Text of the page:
Among the 35 members of the OECD (the group of developed countries), the U.S. ranked 30th in math and 19th in science.

American students did somewhat better on the Trends in International Mathematics and Science Study assessment given to fourth- and eighth-graders, but still fell behind several of our peers.

In fairness, as the sociologist James Coleman noted decades ago, there is a limit to what schools can do in the absence of strong home support systems that nurture education. On most measures, the American family is in decline in terms of stable two-parent households willing and able to read to their children regularly, enforce homework expectations, turn off the television, and limit access to video games and other diversions, promote a serious work ethic and other such values, and generally provide a hospitable environment in support of education.

As just one manifestation of the problem, 95 percent of American teenagers have access to a smartphone. Most studies find that the average teen spends nine hours a day using media, whether watching online videos, listening to music, texting or engaging in other activities on electronic devices, which are increasingly thought to be rewiring kids’ brains in ways detrimental to their intellectual growth. Most parents are out to lunch in monitoring and restricting their child’s media use. Unfortunately, many schools only add to kids’ digital addiction by making classrooms computer-centered.

At the same time, notwithstanding constant concerns voiced about all the stress and heavy workloads our children are experiencing, “most students spend less than one hour on homework daily.” The exception are students in Honors and Advanced Placement courses in elite high schools.

But even here “equity and diversity” pressures to relax admission criteria – to open up such classes to anyone who has a pulse – will likely dumb down the classes, including reducing homework expectations. 

Despite weak academic performance trends nationwide, instead of raising standards, there is a relentless push to lower them – in the name of reducing “stress,” increasing “equity,” or whatever. Amazingly, one even has to “make the case for homework” (Janine Bempechat, Education Next, Winter 2019).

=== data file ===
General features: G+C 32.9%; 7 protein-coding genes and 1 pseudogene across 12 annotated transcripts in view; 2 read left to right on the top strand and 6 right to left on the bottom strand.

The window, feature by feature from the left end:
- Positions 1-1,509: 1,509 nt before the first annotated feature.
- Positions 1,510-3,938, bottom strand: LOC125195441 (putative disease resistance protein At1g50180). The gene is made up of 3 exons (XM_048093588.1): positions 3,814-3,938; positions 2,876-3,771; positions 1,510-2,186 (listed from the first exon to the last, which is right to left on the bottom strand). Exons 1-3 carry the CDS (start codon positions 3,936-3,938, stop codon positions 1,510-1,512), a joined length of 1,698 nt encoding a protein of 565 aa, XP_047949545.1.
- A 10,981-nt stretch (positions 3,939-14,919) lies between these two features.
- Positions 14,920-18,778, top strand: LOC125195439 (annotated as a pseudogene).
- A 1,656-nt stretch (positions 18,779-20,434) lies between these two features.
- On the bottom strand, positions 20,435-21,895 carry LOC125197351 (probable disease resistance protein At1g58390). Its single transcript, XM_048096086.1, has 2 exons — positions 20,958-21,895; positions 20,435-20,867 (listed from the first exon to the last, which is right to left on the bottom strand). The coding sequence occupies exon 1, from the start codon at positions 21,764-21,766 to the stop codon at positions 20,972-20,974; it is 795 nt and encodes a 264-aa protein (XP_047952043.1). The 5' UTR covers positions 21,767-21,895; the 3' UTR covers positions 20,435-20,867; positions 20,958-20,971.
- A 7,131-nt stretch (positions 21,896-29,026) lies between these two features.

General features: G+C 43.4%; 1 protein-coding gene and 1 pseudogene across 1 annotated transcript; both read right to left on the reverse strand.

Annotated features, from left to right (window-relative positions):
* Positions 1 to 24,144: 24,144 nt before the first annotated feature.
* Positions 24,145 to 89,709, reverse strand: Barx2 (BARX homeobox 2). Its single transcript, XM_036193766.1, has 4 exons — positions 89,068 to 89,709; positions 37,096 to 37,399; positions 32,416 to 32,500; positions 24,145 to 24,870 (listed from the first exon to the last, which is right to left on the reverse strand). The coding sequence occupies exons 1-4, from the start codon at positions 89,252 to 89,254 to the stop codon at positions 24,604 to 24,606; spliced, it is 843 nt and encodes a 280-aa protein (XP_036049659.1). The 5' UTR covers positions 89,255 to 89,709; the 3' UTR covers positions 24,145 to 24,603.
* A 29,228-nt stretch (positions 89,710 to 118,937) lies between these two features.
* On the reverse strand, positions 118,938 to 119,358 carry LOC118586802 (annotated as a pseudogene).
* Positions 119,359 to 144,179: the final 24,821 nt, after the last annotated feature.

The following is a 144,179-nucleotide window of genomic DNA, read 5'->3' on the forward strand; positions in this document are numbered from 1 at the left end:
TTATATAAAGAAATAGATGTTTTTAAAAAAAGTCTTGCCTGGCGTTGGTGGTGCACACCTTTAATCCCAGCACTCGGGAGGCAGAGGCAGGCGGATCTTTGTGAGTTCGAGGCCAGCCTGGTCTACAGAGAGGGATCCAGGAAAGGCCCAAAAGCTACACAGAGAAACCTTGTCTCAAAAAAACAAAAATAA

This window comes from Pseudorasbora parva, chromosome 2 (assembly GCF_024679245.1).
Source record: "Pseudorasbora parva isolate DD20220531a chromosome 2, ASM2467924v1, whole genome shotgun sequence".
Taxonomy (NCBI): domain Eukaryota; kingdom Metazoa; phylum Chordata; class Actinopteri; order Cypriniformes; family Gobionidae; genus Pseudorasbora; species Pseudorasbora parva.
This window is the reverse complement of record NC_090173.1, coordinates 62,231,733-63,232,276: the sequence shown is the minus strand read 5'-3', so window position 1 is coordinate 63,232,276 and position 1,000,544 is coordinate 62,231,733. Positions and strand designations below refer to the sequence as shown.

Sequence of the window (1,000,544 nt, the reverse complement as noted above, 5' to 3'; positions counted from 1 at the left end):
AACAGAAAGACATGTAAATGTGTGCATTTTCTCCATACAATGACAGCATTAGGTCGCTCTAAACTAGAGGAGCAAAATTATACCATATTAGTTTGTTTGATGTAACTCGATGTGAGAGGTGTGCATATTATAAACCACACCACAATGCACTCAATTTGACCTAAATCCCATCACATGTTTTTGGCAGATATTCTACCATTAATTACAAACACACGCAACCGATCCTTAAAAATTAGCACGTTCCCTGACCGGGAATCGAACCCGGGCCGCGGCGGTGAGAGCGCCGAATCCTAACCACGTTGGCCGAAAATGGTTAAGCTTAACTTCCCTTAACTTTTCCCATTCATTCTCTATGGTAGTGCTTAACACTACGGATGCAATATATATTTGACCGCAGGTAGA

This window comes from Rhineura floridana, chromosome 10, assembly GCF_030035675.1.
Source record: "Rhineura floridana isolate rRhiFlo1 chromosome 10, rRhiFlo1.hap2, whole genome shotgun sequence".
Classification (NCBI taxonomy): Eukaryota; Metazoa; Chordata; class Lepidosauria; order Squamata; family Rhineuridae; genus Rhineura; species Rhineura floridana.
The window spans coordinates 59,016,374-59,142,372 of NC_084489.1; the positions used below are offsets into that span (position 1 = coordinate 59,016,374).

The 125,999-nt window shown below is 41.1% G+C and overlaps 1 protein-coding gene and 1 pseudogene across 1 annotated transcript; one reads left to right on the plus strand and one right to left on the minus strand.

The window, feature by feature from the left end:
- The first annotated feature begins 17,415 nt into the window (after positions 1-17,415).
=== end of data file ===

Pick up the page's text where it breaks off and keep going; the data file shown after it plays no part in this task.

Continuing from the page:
One can see that it is both parents and educators who are the problem. Neither the home nor school seems to push for more onerous academic challenge except at the rhetorical level.

The public seems to understand that our schools are failing. A recent poll showed that only 24 percent of Americans give the country’s public schools a grade of A or B. As is often the case, people tend to look more favorably at their particular local representative, although barely a majority (51 percent) rated their local school district that high. Indeed, both the postal service and law enforcement are viewed more favorably than schools, with 68 percent of Americans grading their local post offices with a grade of A or B and 69 percent giving those high marks to their local police forces (Albert Cheng et al., Education Next, Winter 2019).

We shall see if 2019 proves to be a turning point in American education. Neither No Child Left Behind nor Common Core nor other recent systemic efforts have worked.

Is it perhaps time to seriously try “school choice”? It’s just a thought.

J. Martin Rochester, Curators’ Teaching Professor of Political Science at the University of Missouri-St. Louis, is author of 10 books on international and American politics, including his latest: “New Warfare: Rethinking Rules for An Unruly World.”